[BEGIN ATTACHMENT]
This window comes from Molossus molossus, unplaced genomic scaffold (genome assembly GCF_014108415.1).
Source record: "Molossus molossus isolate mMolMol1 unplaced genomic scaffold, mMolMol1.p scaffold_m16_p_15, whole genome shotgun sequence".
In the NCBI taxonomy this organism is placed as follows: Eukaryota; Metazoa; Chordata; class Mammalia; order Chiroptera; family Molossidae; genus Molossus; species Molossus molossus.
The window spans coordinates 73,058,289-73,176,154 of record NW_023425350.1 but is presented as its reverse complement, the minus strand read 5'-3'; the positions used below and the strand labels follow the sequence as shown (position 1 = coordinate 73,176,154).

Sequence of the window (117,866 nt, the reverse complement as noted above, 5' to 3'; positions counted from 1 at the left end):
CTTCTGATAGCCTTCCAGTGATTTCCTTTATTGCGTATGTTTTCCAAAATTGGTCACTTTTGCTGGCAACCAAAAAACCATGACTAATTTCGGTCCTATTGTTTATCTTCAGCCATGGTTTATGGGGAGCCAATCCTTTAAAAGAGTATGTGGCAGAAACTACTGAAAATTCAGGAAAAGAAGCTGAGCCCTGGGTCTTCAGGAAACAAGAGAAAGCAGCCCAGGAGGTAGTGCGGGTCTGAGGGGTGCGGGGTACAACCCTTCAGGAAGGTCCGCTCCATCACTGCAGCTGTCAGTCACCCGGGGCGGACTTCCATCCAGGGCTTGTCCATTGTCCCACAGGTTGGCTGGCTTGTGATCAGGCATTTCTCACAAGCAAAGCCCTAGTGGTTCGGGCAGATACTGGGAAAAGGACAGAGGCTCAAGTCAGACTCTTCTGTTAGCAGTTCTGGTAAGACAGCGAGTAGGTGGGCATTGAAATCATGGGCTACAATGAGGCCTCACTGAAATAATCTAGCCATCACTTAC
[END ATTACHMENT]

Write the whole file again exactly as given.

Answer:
This window comes from Molossus molossus, unplaced genomic scaffold (genome assembly GCF_014108415.1).
Source record: "Molossus molossus isolate mMolMol1 unplaced genomic scaffold, mMolMol1.p scaffold_m16_p_15, whole genome shotgun sequence".
In the NCBI taxonomy this organism is placed as follows: Eukaryota; Metazoa; Chordata; class Mammalia; order Chiroptera; family Molossidae; genus Molossus; species Molossus molossus.
The window spans coordinates 73,058,289-73,176,154 of record NW_023425350.1 but is presented as its reverse complement, the minus strand read 5'-3'; the positions used below and the strand labels follow the sequence as shown (position 1 = coordinate 73,176,154).

Sequence of the window (117,866 nt, the reverse complement as noted above, 5' to 3'; positions counted from 1 at the left end):
CTTCTGATAGCCTTCCAGTGATTTCCTTTATTGCGTATGTTTTCCAAAATTGGTCACTTTTGCTGGCAACCAAAAAACCATGACTAATTTCGGTCCTATTGTTTATCTTCAGCCATGGTTTATGGGGAGCCAATCCTTTAAAAGAGTATGTGGCAGAAACTACTGAAAATTCAGGAAAAGAAGCTGAGCCCTGGGTCTTCAGGAAACAAGAGAAAGCAGCCCAGGAGGTAGTGCGGGTCTGAGGGGTGCGGGGTACAACCCTTCAGGAAGGTCCGCTCCATCACTGCAGCTGTCAGTCACCCGGGGCGGACTTCCATCCAGGGCTTGTCCATTGTCCCACAGGTTGGCTGGCTTGTGATCAGGCATTTCTCACAAGCAAAGCCCTAGTGGTTCGGGCAGATACTGGGAAAAGGACAGAGGCTCAAGTCAGACTCTTCTGTTAGCAGTTCTGGTAAGACAGCGAGTAGGTGGGCATTGAAATCATGGGCTACAATGAGGCCTCACTGAAATAATCTAGCCATCACTTAC